Libraries and foreign languages have won the hearts of prominent lawmakers on the Utah Legislature’s Public Education Appropriatoins Subcommittee, while an early education reading program garnered questions and calls for further review.
Rep. Merlynn Newbold (R-South Jordan), who is co-chair of the committee, questioned the efficacy of the $14.7 million K-3 Reading Improvement Program. She said, in looking at scores on two standardized tests:
“As I looked from district to district [...] it appears that our scores are remaining rather flat.”
The committee’s other chair, Sen. Chris Buttars (R-West Jordan), and Sen. Howard Stephenson (R-Draper) agreed with Rep. Newbold. Buttars called the program a “sacred cow” and Stephenson questioned why this money isn’t going to purchase literacy software for students.
Sen. Karen Morgan (D-Salt Lake City) defended the program, as did Utah State Board of Education District 4 Member David Thomas and USBE Chairwoman Debra Roberts, who said the money was spent wisely on professional development for teachers, hiring literacy specialists and developing reading libraries that can adapt to the needs of individual students.
” As I came onto the board eight years ago, there’s been a fundamental change in the way reading has been approached,” she said. “We’ve learned how the brain works, we’ve learned how children learn read and that has changed over time. So a lot of this money went into changing fundamentally the way teachers approach teaching reading to their students, a kind of a revamping of how they teach and what they teach.”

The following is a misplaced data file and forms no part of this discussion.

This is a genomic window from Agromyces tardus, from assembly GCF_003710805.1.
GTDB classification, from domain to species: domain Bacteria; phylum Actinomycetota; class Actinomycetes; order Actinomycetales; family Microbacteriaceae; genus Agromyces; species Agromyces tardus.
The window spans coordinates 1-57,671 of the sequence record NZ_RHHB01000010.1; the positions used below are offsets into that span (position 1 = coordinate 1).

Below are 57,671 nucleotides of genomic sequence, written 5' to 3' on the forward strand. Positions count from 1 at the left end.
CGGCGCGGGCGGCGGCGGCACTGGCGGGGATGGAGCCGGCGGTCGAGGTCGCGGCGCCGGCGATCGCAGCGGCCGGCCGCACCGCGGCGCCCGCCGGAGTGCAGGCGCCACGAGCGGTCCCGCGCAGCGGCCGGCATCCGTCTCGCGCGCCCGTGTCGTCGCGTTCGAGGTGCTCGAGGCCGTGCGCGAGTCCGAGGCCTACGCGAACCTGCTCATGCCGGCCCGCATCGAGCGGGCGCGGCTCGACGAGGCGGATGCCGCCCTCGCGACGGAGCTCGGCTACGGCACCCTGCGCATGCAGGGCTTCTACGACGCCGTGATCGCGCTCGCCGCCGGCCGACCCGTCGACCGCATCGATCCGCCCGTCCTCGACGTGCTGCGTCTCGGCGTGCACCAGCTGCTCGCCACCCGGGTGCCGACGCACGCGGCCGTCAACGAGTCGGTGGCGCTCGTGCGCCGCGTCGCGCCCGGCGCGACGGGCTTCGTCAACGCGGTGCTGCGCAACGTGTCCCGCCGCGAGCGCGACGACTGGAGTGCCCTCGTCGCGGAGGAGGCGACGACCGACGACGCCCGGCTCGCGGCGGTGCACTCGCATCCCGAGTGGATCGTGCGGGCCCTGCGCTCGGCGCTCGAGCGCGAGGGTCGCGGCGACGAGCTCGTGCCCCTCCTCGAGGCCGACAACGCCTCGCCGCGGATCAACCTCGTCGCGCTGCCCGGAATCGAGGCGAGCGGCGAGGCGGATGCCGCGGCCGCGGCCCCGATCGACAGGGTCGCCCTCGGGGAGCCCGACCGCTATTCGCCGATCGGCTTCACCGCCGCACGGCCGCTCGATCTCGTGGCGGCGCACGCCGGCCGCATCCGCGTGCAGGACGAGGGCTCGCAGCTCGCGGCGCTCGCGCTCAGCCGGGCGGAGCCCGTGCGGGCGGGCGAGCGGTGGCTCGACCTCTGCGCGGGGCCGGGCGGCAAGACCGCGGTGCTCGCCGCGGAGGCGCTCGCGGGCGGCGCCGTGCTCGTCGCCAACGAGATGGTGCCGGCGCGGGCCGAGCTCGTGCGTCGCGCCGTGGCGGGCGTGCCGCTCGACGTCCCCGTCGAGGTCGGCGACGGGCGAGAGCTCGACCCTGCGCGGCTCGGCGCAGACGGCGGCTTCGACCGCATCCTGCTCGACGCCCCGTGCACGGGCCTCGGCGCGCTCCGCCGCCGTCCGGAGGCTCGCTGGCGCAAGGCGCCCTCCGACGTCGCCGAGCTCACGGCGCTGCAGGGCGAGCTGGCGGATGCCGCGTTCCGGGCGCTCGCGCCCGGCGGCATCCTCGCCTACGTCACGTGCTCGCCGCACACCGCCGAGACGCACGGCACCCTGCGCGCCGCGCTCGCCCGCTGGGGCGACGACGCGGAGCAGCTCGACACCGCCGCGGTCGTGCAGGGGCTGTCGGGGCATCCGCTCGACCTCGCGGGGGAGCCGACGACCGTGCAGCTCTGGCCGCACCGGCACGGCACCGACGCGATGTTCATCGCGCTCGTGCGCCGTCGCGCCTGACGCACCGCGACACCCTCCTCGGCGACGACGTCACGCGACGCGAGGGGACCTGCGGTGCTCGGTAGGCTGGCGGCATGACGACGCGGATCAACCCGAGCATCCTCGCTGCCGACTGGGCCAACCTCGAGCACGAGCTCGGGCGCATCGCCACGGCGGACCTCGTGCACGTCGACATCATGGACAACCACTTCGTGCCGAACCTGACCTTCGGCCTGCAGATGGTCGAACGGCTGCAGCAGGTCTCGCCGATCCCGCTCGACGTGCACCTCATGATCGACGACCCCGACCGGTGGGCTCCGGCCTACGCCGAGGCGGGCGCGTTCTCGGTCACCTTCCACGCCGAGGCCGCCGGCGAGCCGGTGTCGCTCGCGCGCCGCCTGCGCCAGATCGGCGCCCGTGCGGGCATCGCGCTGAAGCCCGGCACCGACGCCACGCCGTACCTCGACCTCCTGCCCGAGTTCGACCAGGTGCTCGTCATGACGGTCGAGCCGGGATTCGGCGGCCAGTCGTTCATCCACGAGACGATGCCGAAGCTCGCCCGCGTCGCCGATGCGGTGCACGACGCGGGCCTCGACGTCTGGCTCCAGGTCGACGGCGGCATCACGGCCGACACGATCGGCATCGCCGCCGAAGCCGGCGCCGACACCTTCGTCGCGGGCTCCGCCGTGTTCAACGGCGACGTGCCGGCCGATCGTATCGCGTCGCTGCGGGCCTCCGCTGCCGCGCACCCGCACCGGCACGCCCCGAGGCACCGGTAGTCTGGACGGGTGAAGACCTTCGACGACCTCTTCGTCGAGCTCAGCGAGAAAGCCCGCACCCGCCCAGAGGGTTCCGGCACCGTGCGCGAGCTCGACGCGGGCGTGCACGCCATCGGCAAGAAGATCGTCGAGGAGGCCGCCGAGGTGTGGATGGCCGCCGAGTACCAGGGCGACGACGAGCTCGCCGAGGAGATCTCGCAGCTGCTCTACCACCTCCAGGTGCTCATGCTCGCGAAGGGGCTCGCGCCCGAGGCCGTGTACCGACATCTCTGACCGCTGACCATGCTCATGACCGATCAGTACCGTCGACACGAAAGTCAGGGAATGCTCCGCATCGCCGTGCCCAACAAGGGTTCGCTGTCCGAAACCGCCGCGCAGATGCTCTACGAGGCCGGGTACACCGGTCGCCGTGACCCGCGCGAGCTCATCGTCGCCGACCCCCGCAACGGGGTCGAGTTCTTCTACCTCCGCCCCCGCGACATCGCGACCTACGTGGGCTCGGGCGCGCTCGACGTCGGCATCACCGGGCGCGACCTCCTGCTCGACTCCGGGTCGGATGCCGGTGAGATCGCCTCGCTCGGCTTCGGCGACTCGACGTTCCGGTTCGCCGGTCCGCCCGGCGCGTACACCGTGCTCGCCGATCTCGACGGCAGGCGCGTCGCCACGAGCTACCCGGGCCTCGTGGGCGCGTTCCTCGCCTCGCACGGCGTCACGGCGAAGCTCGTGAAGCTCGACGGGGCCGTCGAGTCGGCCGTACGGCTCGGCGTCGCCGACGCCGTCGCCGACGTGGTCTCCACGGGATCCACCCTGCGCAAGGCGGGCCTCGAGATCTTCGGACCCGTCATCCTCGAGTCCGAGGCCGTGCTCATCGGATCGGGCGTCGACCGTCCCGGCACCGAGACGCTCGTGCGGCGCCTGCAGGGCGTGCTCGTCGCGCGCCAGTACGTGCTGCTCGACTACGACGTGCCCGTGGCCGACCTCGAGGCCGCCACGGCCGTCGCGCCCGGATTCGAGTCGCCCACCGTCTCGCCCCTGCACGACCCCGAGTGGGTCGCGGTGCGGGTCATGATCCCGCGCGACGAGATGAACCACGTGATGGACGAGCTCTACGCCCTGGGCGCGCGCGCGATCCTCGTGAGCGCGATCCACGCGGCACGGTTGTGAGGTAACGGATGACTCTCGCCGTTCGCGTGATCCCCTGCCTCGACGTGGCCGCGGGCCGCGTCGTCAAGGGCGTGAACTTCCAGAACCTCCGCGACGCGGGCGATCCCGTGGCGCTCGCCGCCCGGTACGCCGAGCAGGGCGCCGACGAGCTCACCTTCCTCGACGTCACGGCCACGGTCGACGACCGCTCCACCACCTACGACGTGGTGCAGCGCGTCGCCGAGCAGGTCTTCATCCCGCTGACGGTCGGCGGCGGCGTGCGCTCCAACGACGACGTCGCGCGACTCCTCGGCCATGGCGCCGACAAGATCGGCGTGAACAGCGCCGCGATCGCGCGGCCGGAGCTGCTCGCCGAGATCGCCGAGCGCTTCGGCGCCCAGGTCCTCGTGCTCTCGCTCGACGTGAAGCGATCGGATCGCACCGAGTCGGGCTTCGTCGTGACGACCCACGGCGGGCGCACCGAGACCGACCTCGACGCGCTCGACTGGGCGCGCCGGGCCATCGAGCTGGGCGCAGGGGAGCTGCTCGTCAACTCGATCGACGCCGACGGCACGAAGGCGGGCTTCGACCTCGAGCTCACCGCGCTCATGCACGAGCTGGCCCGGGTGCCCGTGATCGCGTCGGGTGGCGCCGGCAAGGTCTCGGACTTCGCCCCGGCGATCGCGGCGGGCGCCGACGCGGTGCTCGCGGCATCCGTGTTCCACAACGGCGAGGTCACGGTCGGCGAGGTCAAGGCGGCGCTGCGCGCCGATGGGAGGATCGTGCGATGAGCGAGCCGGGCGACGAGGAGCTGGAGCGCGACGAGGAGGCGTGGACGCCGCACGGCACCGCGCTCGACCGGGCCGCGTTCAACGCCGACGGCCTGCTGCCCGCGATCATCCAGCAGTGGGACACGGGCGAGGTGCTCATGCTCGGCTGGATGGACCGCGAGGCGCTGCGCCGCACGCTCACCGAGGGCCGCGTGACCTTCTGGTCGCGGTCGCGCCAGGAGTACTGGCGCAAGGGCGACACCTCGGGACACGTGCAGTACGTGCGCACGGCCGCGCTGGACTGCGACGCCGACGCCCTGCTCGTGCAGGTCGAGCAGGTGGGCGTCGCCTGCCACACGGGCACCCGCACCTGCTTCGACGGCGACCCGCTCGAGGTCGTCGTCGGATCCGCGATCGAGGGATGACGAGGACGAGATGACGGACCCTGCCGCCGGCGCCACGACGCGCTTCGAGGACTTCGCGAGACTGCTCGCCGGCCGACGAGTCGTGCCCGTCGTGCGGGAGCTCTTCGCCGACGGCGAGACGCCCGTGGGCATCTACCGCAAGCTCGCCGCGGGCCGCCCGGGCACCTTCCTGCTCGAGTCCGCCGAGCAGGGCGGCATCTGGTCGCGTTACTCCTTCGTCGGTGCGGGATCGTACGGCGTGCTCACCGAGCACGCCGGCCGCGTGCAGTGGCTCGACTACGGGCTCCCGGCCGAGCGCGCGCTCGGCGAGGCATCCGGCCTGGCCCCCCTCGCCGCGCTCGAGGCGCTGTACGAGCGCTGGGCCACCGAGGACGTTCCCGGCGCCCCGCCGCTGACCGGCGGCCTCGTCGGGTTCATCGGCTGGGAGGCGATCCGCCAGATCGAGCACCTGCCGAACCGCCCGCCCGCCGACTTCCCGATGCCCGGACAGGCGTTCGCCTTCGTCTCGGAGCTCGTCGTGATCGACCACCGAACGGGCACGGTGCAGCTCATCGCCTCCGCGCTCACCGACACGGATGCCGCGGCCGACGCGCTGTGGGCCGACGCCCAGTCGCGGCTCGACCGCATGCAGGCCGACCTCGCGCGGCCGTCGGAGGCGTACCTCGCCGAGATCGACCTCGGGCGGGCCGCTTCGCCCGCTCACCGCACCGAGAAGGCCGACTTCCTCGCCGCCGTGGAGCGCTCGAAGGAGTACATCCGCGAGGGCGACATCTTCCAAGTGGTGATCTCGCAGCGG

The program earmarks state dollars that are matched by local district funds. It was championed by former Governor Olene Walker to get all children reading on grade level by the end of third grade. Lawmakers shaved the program by $300,000 last legislative session and if today’s Public Education Appropriations Subcommittee meeting is an indicator of what’s to come, they’re considering further reductions.
The committee also spent much time praising school libraries and librarians and the critical languages and dual immersion programs.
“I think we’re really missing the boat by shorting these libraries,” Buttars said. “I didn’t learn to use a library until I was a freshman in college. And boy, did I wake up when I ran into a good librarian that taught me how to use that library. It isn’t just the books, you’ve got to have a great librarian. And I want to tell you, they would play an enormous roll if we would quit cutting their funding.”
The line item Library Books and Electronic Resources was created in 2008 and given $1.5 million. It was cut by $1 million in FY 2010 and $75,000 in FY 2011. Buttars says he would like to see this funding restored at an even higher level than it’s original amount.
Stephenson, who sponsored the critical languages bill in 2007, said, “I just have to acknowledge that the State Office of Education, they are … the way they implemented this is to be commended. It is implemented as optimally as it possibly could be.”
Buttars agreed and said the critical languages and dual immersion program should receive even more funding. However, unlike most public education programs, this line item has received more funding as Utah weathered the Great Recession. It has more than quadrupled since FY 2009 and is currently funded at just under $1 million.
During the meeting, lawmakers also questioned International Baccalaureate (which has been the focus of legislative scrutiny in the past), School Trust Lands funds, school supplies and signing bonuses for teachers.